On 29 March 1959 American Christian evangelist Billy Graham arrived for an 11-day crusade. His meetings attracted huge crowds which only sports stadiums with grandstands were large enough to accommodate: Carlaw Park in Auckland, Athletic Park in Wellington and Lancaster Park in Christchurch. A songbook distributed during his visit featured a large silver fern on the cover as if to suggest this was the nation’s crusade. It is claimed that Graham preached to more than 300,000 people while here; more than 16,000 publicly committed themselves to follow Jesus.
Concerns that New Zealand was becoming less God-fearing appeared ill-founded if the 1956 census was anything to go by. Fewer than 1% of New Zealanders claimed to have no religious belief. Fast-forward 50 years and Graham might have had more cause for concern. Nearly a third of those who responded to the 2006 census professed no religious belief.
Motor racing attracted huge crowds in the 1950s. The New Zealand Grand Prix regularly attracted the world’s top Formula One drivers. The 1959 race at Ardmore, South Auckland, was no exception. An estimated 80,000 fans turned up to watch two of the greats of Formula One, Briton Stirling Moss and the defending champion, Australian Jack Brabham, fight it out for the chequered flag. Moss won in record time with Brabham in second place. The real hero for local fans that day was the up-and-coming Kiwi driver Bruce McLaren, who finished third with a hand torn and bleeding from the threads on his gear lever. Later that year the 22-year-old McLaren became the youngest Grand Prix winner to date when he won the United States GP in Florida. He held this distinction until 2003.
The Auckland Harbour Bridge, which spans the narrowest part of the Waitematā Harbour between St Marys Bay on the city side and Northcote Point on the North Shore, was opened on 30 May, four years after construction began. The 1002-m-long bridge – the longest in the North Island – rises 43 m above the sea to allow ships access to the port at the Chelsea Sugar Refinery to the west.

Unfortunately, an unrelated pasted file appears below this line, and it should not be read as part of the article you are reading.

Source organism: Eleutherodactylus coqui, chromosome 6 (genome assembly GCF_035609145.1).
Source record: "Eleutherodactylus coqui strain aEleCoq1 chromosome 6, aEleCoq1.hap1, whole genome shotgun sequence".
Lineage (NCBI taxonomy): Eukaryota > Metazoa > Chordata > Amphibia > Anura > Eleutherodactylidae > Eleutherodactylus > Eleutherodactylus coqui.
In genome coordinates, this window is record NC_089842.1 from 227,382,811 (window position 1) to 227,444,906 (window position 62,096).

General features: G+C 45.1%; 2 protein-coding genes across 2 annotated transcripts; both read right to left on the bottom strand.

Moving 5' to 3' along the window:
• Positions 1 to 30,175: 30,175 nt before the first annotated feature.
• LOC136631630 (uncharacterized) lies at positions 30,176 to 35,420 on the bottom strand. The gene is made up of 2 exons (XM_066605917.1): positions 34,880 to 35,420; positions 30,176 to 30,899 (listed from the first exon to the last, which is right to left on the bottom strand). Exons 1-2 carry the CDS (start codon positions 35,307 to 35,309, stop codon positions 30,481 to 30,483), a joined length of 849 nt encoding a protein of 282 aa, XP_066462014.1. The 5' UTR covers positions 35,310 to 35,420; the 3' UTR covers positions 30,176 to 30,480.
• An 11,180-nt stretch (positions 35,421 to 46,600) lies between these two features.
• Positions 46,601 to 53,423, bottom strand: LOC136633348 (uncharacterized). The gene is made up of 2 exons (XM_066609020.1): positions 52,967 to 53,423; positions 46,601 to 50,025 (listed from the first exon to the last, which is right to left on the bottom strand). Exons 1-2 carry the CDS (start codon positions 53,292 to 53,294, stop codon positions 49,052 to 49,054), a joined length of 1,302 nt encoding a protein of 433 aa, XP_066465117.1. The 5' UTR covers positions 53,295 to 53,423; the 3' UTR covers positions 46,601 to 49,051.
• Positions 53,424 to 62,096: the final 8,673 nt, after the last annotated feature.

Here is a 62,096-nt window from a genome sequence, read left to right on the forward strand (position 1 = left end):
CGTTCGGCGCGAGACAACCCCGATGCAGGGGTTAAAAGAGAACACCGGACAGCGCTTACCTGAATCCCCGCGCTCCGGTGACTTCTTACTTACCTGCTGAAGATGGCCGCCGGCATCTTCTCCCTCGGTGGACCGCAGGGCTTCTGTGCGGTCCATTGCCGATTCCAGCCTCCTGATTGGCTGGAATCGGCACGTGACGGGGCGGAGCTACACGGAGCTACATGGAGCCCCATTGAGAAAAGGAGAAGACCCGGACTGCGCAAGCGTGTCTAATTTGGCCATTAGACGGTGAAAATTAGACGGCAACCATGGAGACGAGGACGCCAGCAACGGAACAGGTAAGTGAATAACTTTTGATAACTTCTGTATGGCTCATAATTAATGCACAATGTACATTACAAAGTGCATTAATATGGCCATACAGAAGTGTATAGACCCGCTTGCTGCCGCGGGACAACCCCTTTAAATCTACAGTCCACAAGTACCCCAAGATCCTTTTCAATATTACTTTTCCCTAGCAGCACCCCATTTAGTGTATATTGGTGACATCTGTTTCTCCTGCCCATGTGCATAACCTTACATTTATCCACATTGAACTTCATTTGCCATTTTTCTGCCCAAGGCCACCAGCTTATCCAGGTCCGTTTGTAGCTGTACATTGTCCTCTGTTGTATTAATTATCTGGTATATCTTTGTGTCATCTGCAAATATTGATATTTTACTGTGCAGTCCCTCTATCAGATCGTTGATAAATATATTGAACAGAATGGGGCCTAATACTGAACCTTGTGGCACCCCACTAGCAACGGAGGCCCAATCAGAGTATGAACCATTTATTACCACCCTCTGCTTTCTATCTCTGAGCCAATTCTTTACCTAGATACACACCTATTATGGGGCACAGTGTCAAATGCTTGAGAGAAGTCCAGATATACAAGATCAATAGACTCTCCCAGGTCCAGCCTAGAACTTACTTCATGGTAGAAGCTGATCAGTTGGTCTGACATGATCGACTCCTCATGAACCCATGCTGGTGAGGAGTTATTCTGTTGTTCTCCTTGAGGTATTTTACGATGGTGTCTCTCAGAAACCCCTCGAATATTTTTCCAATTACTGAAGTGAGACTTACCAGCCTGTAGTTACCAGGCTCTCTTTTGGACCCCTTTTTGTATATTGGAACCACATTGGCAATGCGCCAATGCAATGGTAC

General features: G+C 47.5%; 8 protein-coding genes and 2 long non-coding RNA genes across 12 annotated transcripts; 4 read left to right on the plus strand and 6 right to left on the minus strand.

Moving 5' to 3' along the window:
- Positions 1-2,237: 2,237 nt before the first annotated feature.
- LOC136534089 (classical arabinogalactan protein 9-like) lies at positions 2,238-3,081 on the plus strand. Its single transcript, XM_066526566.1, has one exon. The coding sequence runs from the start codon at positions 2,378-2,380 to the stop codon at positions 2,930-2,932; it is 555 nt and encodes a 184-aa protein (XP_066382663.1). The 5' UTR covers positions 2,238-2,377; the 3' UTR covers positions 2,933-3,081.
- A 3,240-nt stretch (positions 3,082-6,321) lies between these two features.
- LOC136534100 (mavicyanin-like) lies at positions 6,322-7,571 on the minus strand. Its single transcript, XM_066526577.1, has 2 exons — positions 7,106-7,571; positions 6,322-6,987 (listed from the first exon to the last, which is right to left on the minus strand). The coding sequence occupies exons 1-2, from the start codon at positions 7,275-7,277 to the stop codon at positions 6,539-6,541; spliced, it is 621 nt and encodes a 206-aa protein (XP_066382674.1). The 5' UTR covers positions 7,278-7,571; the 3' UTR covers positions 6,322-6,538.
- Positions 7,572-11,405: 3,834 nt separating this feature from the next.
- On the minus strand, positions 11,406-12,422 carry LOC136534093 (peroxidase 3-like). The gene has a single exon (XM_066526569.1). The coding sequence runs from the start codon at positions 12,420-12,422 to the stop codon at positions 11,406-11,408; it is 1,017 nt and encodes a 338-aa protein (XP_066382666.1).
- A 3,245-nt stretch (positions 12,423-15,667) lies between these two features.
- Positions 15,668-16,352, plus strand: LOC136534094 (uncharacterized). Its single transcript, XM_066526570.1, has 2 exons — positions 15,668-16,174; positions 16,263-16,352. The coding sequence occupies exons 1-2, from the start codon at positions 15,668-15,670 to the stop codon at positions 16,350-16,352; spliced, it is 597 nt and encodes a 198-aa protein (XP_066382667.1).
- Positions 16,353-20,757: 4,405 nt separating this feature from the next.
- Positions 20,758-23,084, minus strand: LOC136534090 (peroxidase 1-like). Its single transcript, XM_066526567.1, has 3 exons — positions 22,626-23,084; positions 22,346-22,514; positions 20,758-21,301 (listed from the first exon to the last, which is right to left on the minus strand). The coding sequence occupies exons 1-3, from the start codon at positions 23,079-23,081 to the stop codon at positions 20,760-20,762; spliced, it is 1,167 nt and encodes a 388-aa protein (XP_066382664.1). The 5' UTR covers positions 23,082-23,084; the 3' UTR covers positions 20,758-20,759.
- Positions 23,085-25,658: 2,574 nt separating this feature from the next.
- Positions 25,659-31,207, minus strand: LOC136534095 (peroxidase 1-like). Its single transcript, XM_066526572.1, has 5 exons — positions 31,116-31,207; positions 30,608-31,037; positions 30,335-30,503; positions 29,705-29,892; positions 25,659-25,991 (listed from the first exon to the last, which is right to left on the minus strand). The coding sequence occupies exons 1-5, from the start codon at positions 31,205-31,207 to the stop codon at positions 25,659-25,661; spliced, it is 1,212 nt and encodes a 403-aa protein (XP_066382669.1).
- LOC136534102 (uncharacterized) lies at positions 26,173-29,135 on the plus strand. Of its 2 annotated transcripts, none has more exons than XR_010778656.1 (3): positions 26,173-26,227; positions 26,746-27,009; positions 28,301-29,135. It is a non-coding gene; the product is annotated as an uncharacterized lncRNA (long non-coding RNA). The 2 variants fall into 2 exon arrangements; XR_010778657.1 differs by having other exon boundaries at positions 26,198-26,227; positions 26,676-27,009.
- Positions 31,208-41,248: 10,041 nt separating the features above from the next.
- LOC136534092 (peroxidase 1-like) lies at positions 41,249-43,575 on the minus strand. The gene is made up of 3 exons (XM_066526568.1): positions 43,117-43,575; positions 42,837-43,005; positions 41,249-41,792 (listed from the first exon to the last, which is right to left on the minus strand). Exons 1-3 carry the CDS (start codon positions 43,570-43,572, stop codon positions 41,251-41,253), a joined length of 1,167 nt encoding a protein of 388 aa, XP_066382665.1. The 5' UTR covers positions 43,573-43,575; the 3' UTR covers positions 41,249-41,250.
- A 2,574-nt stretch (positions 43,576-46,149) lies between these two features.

The original bridge carried four lanes of traffic. Earlier plans had included a pedestrian walkway and a fifth traffic lane, but these were dropped to cut costs. It was soon clear that the bridge was inadequate for the amount of traffic it was attracting. A Japanese company won the tender to add two lanes on either side, which became known as the ‘Nippon clip-ons’. This project, which included expansion of the approach roads, took three years. The enlarged bridge was opened on 23 September 1969.
The first performance of Bruce Mason’s one-man play, The end of the golden weather, was said to represent the birth of ‘authentic, New Zealand based drama’. Described as a ‘funny, warm and poignant story’ about the changing world of the imaginative 12-year-old Geoff Crome, the play was set on Auckland’s Takapuna Beach during a perfect 1930s New Zealand summer. Crome is a daydreamer with a burning ambition to be a famous writer. In his magical world, anything can happen and miracles seem possible. When Geoff meets Firpo, ‘a battle between fantasy and reality, magic and science, the eternal optimism of the child and the harsh certainty of age takes over’.
Mason would eventually perform the play more than 1000 times.